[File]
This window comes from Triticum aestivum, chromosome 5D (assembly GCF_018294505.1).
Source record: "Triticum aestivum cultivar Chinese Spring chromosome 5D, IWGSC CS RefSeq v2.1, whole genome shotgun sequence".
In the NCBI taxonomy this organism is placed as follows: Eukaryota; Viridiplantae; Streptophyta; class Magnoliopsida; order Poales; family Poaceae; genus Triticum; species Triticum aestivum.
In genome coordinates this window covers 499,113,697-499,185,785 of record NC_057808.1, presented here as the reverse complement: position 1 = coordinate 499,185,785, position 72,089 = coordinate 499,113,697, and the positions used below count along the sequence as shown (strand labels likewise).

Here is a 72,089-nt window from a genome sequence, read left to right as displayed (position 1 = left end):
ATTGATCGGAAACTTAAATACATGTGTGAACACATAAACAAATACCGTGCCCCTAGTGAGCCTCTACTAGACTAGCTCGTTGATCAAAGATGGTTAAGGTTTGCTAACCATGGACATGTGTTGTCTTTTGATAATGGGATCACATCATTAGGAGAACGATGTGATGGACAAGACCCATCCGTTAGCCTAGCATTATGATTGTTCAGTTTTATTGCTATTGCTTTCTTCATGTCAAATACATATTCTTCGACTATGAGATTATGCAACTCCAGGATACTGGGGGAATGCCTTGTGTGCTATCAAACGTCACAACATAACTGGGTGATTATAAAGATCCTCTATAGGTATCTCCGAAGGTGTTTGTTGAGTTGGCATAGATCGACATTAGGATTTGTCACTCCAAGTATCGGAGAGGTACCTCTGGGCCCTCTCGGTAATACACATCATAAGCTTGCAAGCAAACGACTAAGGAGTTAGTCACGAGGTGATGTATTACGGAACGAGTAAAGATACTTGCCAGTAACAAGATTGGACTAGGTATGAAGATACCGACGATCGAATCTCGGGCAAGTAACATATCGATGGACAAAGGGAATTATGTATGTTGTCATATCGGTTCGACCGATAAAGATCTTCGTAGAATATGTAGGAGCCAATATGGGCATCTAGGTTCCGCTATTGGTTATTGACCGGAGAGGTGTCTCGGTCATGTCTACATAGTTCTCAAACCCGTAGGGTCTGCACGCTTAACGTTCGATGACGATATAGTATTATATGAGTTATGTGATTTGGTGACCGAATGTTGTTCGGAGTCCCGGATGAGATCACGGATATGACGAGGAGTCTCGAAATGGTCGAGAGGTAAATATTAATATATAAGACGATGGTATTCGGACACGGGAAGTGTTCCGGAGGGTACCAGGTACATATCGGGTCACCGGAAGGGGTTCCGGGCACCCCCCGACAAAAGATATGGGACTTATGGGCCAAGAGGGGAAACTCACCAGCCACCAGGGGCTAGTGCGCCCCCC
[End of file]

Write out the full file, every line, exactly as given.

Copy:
This window comes from Triticum aestivum, chromosome 5D (assembly GCF_018294505.1).
Source record: "Triticum aestivum cultivar Chinese Spring chromosome 5D, IWGSC CS RefSeq v2.1, whole genome shotgun sequence".
In the NCBI taxonomy this organism is placed as follows: Eukaryota; Viridiplantae; Streptophyta; class Magnoliopsida; order Poales; family Poaceae; genus Triticum; species Triticum aestivum.
In genome coordinates this window covers 499,113,697-499,185,785 of record NC_057808.1, presented here as the reverse complement: position 1 = coordinate 499,185,785, position 72,089 = coordinate 499,113,697, and the positions used below count along the sequence as shown (strand labels likewise).

Here is a 72,089-nt window from a genome sequence, read left to right as displayed (position 1 = left end):
ATTGATCGGAAACTTAAATACATGTGTGAACACATAAACAAATACCGTGCCCCTAGTGAGCCTCTACTAGACTAGCTCGTTGATCAAAGATGGTTAAGGTTTGCTAACCATGGACATGTGTTGTCTTTTGATAATGGGATCACATCATTAGGAGAACGATGTGATGGACAAGACCCATCCGTTAGCCTAGCATTATGATTGTTCAGTTTTATTGCTATTGCTTTCTTCATGTCAAATACATATTCTTCGACTATGAGATTATGCAACTCCAGGATACTGGGGGAATGCCTTGTGTGCTATCAAACGTCACAACATAACTGGGTGATTATAAAGATCCTCTATAGGTATCTCCGAAGGTGTTTGTTGAGTTGGCATAGATCGACATTAGGATTTGTCACTCCAAGTATCGGAGAGGTACCTCTGGGCCCTCTCGGTAATACACATCATAAGCTTGCAAGCAAACGACTAAGGAGTTAGTCACGAGGTGATGTATTACGGAACGAGTAAAGATACTTGCCAGTAACAAGATTGGACTAGGTATGAAGATACCGACGATCGAATCTCGGGCAAGTAACATATCGATGGACAAAGGGAATTATGTATGTTGTCATATCGGTTCGACCGATAAAGATCTTCGTAGAATATGTAGGAGCCAATATGGGCATCTAGGTTCCGCTATTGGTTATTGACCGGAGAGGTGTCTCGGTCATGTCTACATAGTTCTCAAACCCGTAGGGTCTGCACGCTTAACGTTCGATGACGATATAGTATTATATGAGTTATGTGATTTGGTGACCGAATGTTGTTCGGAGTCCCGGATGAGATCACGGATATGACGAGGAGTCTCGAAATGGTCGAGAGGTAAATATTAATATATAAGACGATGGTATTCGGACACGGGAAGTGTTCCGGAGGGTACCAGGTACATATCGGGTCACCGGAAGGGGTTCCGGGCACCCCCCGACAAAAGATATGGGACTTATGGGCCAAGAGGGGAAACTCACCAGCCACCAGGGGCTAGTGCGCCCCCC